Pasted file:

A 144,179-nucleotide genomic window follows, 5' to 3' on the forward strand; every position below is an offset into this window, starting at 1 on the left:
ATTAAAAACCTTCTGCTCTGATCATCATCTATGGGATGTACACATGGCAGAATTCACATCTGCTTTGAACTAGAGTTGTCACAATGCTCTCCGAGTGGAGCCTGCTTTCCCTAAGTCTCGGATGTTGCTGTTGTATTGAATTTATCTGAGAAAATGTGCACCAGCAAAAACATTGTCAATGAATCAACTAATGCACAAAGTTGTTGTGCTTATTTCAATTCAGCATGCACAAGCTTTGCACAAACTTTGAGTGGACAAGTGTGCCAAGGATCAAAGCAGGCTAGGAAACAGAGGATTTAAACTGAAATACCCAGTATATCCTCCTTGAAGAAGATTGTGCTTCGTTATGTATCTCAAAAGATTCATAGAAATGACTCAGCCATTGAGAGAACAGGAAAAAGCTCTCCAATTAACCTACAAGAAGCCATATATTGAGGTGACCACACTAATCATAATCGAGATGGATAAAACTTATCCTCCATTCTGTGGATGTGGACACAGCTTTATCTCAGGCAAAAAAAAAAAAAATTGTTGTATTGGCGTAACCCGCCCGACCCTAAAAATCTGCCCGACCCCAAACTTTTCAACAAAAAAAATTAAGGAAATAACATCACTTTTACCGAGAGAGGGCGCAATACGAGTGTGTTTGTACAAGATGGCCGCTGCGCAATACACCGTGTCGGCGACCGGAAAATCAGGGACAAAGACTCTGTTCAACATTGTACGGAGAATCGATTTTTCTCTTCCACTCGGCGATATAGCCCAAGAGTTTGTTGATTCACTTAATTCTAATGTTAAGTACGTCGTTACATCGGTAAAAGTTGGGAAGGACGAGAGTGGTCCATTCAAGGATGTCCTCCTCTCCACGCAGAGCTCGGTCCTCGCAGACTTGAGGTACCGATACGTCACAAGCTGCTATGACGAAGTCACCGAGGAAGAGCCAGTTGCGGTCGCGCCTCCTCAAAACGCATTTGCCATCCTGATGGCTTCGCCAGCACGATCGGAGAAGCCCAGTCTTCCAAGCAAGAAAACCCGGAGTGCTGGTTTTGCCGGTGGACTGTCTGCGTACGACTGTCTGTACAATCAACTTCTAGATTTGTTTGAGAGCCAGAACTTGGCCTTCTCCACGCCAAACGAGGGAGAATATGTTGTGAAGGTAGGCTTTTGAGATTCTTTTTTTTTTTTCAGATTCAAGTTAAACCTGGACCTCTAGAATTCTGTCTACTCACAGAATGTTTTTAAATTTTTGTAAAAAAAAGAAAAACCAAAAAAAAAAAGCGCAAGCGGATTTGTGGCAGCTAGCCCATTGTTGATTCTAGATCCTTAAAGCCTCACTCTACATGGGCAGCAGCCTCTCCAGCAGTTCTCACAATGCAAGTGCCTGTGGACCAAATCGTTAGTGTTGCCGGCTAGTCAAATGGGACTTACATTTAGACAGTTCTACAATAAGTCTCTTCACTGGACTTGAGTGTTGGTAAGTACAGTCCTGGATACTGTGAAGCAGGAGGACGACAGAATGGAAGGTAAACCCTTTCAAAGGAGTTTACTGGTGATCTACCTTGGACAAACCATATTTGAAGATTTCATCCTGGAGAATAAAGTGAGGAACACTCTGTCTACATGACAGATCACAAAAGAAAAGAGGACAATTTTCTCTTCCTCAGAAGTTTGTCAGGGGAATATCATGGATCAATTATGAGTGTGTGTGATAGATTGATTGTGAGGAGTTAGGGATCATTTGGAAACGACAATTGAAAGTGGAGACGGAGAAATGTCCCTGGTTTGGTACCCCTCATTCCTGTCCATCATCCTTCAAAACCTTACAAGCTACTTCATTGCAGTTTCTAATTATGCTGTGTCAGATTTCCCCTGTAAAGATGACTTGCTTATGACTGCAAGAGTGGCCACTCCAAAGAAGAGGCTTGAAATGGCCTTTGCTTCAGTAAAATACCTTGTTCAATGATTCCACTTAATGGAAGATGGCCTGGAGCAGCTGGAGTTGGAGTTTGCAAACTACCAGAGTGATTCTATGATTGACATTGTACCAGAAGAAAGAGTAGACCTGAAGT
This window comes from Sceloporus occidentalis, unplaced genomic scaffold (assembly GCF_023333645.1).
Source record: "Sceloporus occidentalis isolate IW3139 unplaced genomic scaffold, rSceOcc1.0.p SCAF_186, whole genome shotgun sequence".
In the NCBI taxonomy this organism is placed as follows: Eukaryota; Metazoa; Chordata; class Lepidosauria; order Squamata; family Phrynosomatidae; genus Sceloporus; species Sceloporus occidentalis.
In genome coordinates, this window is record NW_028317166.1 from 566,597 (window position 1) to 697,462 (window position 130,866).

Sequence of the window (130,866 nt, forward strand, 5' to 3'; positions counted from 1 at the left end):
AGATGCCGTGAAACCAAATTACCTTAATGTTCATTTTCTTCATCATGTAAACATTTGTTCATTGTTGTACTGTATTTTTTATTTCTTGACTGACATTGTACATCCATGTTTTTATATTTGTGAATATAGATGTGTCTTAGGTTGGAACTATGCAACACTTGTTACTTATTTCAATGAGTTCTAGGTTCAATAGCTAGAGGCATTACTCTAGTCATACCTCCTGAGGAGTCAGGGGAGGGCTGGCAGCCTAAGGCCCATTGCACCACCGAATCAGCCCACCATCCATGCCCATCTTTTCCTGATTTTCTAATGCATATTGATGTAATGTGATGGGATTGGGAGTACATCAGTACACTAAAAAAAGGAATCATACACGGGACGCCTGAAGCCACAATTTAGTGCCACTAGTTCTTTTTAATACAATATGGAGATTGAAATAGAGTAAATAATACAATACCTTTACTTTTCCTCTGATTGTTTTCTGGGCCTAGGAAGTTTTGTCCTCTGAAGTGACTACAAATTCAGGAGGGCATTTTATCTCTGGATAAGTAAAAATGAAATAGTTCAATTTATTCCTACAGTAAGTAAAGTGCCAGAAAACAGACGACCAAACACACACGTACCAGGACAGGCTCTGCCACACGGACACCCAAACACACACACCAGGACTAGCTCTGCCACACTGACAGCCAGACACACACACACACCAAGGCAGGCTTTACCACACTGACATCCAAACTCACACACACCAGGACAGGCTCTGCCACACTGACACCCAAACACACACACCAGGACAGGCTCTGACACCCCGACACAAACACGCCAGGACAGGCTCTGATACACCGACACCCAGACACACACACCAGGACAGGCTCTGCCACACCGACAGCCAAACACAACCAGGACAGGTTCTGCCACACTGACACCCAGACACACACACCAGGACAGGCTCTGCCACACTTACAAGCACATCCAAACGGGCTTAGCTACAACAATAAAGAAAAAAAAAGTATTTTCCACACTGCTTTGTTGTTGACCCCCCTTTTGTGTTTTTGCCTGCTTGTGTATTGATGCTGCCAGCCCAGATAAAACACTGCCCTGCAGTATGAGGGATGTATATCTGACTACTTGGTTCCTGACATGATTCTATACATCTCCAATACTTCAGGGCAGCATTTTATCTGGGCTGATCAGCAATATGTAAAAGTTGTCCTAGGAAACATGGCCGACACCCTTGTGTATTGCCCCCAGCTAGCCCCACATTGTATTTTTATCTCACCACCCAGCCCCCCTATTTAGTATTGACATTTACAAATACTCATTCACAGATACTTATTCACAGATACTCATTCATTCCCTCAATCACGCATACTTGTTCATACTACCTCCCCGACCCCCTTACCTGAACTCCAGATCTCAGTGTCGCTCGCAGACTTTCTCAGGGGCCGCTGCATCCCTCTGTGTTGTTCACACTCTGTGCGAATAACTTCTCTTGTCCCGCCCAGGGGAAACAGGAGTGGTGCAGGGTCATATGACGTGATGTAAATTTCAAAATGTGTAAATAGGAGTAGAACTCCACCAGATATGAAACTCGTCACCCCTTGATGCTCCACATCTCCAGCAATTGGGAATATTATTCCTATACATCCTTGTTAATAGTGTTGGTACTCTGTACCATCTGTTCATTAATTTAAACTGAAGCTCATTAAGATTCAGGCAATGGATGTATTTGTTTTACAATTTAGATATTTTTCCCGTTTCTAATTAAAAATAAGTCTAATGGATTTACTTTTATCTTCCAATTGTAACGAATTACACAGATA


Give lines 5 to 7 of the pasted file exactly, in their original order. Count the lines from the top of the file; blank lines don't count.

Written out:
In the NCBI taxonomy this organism is placed as follows: Eukaryota; Metazoa; Chordata; class Lepidosauria; order Squamata; family Phrynosomatidae; genus Sceloporus; species Sceloporus occidentalis.
In genome coordinates, this window is record NW_028317166.1 from 566,597 (window position 1) to 697,462 (window position 130,866).

Sequence of the window (130,866 nt, forward strand, 5' to 3'; positions counted from 1 at the left end):